Politics: The rise of extremism

Are politicians of paying too much attention to the fringe elements of their parties?

With President Obama’s poll numbers slipping, the GOP should be enjoying a political resurgence right about now. “There’s just one problem: The country still doesn’t like Republicans,” said E.J. Dionne in The Washington Post. Polls find that only 28 percent of Americans have a favorable view of the GOP, and the reason is clear. Without a positive agenda of its own, the Right “is being defined by extremist voices”—from the “birthers” who insist Obama was born on foreign soil to “race-baiting” media bloviators like Glenn Beck of Fox News, who recently proclaimed that Obama “has a deep-seated hatred for white people.” Most Americans now see the Republicans as “a right-wing, Southern regional party” hostile to minorities, immigrants, women, city dwellers, and gays. America has always had its share of “loons,” said Leonard Pitts in The Miami Herald. “For Republicans, though, lunacy has become the show, a circus of extremism that now defines them.”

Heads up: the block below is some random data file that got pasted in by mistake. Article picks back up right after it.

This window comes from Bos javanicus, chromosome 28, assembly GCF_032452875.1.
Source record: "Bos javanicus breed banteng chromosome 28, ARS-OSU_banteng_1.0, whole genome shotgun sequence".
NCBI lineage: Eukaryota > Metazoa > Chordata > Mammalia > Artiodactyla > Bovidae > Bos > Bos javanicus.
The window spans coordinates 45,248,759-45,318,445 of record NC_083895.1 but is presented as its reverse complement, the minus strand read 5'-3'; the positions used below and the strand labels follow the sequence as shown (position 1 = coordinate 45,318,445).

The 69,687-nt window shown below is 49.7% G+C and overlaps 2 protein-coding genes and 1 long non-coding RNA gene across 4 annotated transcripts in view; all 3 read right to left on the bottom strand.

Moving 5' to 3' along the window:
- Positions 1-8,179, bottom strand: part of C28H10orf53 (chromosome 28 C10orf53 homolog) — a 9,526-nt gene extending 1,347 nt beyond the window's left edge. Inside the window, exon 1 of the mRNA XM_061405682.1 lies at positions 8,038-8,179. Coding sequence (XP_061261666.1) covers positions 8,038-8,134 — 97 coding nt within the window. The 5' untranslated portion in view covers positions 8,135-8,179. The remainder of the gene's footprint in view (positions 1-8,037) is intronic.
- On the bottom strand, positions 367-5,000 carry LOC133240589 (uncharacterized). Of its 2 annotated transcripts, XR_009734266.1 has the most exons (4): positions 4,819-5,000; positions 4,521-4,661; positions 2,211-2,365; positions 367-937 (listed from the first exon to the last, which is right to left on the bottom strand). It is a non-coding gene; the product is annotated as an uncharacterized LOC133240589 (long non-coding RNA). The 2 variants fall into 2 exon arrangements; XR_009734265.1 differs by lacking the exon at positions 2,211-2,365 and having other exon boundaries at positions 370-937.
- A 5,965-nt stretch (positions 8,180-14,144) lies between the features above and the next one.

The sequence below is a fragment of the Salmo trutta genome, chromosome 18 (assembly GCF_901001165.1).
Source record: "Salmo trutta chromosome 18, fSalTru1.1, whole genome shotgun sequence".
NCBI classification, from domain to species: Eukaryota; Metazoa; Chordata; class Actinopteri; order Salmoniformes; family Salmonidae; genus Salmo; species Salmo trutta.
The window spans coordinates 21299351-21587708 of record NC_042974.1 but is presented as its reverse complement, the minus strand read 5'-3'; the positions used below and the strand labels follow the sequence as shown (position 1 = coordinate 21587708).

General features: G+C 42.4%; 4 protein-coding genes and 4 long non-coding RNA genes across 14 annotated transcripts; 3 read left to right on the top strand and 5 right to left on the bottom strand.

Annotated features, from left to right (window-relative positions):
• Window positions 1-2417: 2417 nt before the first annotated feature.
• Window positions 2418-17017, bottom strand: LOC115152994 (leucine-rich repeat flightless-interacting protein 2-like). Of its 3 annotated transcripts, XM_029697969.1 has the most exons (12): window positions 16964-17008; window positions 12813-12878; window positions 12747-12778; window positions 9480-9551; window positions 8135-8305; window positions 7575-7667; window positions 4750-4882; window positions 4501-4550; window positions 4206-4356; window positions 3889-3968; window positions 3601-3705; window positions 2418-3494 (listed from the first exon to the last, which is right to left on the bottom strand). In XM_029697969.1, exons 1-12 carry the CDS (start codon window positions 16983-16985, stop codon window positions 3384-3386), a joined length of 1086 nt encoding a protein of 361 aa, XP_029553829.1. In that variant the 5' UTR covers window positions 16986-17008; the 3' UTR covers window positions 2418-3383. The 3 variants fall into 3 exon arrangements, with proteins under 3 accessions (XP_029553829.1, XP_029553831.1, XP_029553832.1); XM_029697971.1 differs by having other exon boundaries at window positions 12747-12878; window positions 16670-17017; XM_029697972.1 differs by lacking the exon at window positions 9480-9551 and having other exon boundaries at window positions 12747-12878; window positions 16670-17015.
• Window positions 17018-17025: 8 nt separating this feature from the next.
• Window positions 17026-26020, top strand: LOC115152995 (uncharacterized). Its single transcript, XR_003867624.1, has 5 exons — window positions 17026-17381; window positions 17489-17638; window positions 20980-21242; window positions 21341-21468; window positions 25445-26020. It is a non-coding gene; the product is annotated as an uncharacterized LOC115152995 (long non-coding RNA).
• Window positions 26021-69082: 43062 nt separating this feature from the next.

Actually, said David Paul Kuhn in Realclearpolitics.com, political extremism is a bipartisan disease. It’s true that a recent poll found that fully 28 percent of Republicans “believe that Barack Obama wasn’t born in the U.S.” But in 2007, another poll found that 35 percent of Democrats subscribed to the nutty theory that President Bush knew the U.S. was going to be attacked on 9/11. Neither party, it seems, “can wholly disavow their fanatical fringe,” for the simple reason that there are too many of these wackos, and politicians need the votes. Meanwhile, as the “fanatical fringe” on both sides of the spectrum segregate themselves with like-minded ideologues on the Web, and on Fox and MSNBC, they find the other side ever more alien and sinister. From this mutual incomprehension, outlandish conspiracy theories are born.

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